Lost for words – at a Funeral

I was in a little church in Kilmoganny yesterday (Monday). Mairead Moran’s funeral took place. She had been murdered last Thursday in Kilkenny. The church was packed some three quarters of an hour before the funeral arrived. The crowd was huge. The church was very small. There was a radio link to the Church of Ireland building across the road.
It was a profoundly sad funeral. What struck me most forcibly throughout the Mass was the silence. This is a silence I am accustomed to – with all such funerals and I am too familiar with too many tragedies. That same silence continued on the long walk to the Graveyard and in the graveyard.
In such silences, I always wonder how can our Ritual speak to the heart-broken? I wonder what can our words say? The attentiveness of everyone shouts out the wish to hear something. What have we to say or can we say anything? The stupidity of the New Missal embarrasses me especially on such occasions.
I am even more concerned in our own parish with such funerals when the vast majority of people are not used to being in Church. Where can we find the words? What can we do? How can we create the atmosphere of reverence and gentleness and the humility of inadequacy? It is all so sacred and dangerous. Our parish team and funeral teams help us to be somewhat stronger together and more in touch.
I was thinking too of a Meeting this evening of the three Parish Councils in our Cluster and some of the words I had to say. It struck me (as an aside) that there are c. 330 funerals in this Cluster each year. And I wonder what can we do to enable something of Christ break through in those moments. The other parishes have most of these funerals.
I recalled also two weeks ago here in the parish: We had a Wedding on Thursday; a tragic death on the Friday; Seven Baptisms on the Saturday; weekend Masses as usual; a funeral Mass on the Monday with this young man whose father and uncle had been shot death some years ago; and a Mass on the Tuesday in the house where a young man had died who had taken some drugs. The privilege of being part of all this was holy but the emotional elasticity is quite something. How can we juggle words to say anything in the midst of all of this? While the usual life goes on regardless…….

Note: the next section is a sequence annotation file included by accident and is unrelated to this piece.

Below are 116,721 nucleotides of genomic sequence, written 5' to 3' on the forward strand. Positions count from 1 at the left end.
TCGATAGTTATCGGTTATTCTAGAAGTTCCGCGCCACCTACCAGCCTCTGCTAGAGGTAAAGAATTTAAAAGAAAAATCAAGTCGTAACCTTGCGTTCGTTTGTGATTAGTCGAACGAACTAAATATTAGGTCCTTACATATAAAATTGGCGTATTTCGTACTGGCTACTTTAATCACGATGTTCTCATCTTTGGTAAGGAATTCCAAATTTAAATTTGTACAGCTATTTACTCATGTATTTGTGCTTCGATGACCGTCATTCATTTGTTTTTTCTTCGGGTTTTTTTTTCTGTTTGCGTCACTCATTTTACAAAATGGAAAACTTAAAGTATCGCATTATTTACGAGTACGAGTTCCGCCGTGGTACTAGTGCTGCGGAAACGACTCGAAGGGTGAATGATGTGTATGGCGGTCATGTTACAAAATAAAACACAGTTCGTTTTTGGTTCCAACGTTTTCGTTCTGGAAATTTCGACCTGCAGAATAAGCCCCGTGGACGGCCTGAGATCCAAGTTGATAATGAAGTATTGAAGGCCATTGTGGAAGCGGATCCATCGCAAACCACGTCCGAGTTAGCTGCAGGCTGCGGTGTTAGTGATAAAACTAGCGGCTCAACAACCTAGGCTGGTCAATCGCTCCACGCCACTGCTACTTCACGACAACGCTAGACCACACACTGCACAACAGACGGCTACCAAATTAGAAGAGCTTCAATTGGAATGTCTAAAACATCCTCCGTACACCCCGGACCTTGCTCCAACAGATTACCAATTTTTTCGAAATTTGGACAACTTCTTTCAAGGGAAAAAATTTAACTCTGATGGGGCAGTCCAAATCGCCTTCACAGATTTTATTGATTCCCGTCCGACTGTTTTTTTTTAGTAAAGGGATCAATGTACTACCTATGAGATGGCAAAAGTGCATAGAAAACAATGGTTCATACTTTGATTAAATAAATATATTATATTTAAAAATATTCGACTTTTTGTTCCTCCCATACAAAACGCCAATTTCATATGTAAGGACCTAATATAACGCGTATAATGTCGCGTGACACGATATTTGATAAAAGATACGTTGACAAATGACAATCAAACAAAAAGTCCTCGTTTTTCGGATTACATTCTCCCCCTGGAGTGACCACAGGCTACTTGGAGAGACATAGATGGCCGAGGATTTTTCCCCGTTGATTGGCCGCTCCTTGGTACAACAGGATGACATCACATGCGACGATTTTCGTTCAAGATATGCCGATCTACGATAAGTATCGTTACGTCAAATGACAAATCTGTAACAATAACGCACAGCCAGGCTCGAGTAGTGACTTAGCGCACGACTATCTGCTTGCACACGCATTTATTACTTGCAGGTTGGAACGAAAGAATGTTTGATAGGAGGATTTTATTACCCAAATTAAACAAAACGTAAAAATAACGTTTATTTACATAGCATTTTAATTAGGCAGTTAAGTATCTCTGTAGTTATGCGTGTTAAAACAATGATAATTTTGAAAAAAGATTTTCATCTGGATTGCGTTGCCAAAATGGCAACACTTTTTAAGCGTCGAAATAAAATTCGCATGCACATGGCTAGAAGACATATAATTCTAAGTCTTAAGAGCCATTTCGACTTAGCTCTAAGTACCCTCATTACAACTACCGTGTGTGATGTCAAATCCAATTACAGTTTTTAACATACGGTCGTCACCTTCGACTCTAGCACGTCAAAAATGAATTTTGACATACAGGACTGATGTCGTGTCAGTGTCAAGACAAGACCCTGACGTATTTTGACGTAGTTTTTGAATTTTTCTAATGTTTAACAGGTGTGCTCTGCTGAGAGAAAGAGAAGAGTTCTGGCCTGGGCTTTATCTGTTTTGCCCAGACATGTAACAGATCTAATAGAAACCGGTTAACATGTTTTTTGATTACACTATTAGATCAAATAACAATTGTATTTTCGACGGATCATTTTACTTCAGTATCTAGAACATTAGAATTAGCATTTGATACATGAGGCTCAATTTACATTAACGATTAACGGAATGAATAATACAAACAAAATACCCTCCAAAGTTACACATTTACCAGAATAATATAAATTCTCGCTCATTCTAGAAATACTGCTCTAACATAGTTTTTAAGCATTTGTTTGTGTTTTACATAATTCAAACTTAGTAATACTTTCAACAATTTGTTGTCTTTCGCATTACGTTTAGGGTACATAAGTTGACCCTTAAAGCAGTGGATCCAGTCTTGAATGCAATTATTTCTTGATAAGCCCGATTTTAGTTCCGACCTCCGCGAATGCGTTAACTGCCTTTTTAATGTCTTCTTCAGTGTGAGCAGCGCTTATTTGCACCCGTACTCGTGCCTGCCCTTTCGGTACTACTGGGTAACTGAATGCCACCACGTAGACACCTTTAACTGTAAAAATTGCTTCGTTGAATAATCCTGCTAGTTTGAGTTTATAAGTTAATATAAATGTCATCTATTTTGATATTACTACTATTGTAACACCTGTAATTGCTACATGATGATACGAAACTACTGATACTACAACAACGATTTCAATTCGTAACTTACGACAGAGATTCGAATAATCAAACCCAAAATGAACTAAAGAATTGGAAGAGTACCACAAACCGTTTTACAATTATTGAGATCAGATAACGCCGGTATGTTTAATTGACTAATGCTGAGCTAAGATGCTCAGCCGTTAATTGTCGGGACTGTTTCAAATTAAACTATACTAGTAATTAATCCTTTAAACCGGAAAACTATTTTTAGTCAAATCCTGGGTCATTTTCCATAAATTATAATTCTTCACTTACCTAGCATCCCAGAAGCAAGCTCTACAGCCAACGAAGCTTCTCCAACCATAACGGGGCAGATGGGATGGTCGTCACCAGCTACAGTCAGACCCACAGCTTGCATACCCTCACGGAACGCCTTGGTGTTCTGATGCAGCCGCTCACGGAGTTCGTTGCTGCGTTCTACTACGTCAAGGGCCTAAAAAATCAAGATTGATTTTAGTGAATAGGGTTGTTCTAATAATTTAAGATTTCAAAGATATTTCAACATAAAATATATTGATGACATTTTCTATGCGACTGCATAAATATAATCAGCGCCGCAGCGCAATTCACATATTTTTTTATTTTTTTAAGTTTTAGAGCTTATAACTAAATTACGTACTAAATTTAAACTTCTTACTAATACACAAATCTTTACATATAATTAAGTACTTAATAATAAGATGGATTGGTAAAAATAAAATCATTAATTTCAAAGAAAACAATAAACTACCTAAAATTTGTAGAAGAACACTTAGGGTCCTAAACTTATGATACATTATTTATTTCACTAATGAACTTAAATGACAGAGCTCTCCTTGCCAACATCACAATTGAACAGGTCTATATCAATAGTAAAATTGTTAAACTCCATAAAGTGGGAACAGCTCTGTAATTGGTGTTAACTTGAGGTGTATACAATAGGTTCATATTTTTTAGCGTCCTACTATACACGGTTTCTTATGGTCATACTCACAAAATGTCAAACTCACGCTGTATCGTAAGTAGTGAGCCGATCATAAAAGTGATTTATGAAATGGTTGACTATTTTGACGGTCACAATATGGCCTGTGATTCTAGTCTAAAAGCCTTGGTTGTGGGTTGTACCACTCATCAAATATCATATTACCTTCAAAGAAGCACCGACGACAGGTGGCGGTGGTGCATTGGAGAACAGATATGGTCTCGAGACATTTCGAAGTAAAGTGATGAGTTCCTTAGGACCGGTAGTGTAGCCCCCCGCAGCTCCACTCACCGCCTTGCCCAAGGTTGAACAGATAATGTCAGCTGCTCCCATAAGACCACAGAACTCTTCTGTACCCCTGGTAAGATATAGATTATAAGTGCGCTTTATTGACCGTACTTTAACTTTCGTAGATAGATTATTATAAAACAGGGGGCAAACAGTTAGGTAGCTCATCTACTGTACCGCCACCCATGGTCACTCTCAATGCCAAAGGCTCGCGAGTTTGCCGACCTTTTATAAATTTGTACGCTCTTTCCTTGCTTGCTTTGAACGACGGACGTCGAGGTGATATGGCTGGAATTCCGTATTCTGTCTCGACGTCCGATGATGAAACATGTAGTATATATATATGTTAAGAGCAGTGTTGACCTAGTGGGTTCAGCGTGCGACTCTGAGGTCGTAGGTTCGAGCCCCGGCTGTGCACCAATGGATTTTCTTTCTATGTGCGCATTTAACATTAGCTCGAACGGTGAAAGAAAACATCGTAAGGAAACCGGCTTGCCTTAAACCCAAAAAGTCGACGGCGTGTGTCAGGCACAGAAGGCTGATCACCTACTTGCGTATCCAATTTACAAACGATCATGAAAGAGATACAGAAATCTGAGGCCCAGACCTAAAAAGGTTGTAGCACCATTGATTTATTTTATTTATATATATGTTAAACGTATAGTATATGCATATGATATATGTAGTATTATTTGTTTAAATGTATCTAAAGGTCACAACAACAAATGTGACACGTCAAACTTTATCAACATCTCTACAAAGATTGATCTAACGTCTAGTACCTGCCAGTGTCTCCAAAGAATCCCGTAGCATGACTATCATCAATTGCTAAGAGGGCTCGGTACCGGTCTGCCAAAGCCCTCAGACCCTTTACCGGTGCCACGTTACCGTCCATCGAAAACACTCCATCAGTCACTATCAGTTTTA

Mairead’s funeral was full of dignity. Her mother Margo spoke with such love and some humour. My own mind wandered back to Mairead’s grandmother Biddy who was my god-mother. I recalled Christmas day always at Biddy’s. I recalled apple tarts on all other visits. I recalled Biddy dyeing her hair and being caught by the local priest and the embarrassment of it all. I recalled Mick (Mairead’s grandfather) driving home after taking visiting the Augustinian Novitiate: My mother said to Mick – “I can’t see a thing.” Mick replied: “May, neither can I.”
We walk in the boreens of many lives and are touched by so many people and moments and places. And those moments speak in prayer and truly we are lost for words.   The silence speaks volumes.        Seamus Ahearne osa

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  1. Pádraig McCarthy says:

    Thanks, Séamus. You capture something of the privilege it is to serve so many different people at deeply personal times of their lives. In such situations, we pray that in some way those most affected, and all who come to be with them, will discover the touch of Jesus and be that touch for others.

  2. Paddy Ferry says:

    Beautiful, moving piece, Seamus. Thank you.

  3. Margaret Trench says:

    What a truly honest reflection on caring for people in all kinds of situations.
    It’s what our priests do so well every day.
    It’s what we appreciate them for although we probably don’t tell them this too often.
    Pastoral care is the focus of Pope Francis and it’s at the heart of priesthood.
    Seamus shows how it’s done in this piece.

  4. Although I don’t do nearly so many funerals, there are many times that I experience the range of emotional events that Seamus speaks of. We stand with those who suffer and with those who rejoice and draw upon our own experiences of those emotions, both to understand and to reflect. While our experiences may differ,our emotions and feelings and reactions are very much the same, and that is what makes it possible for us to minister to others.
    Thanks Seamus for putting this into a perspective for me. bill

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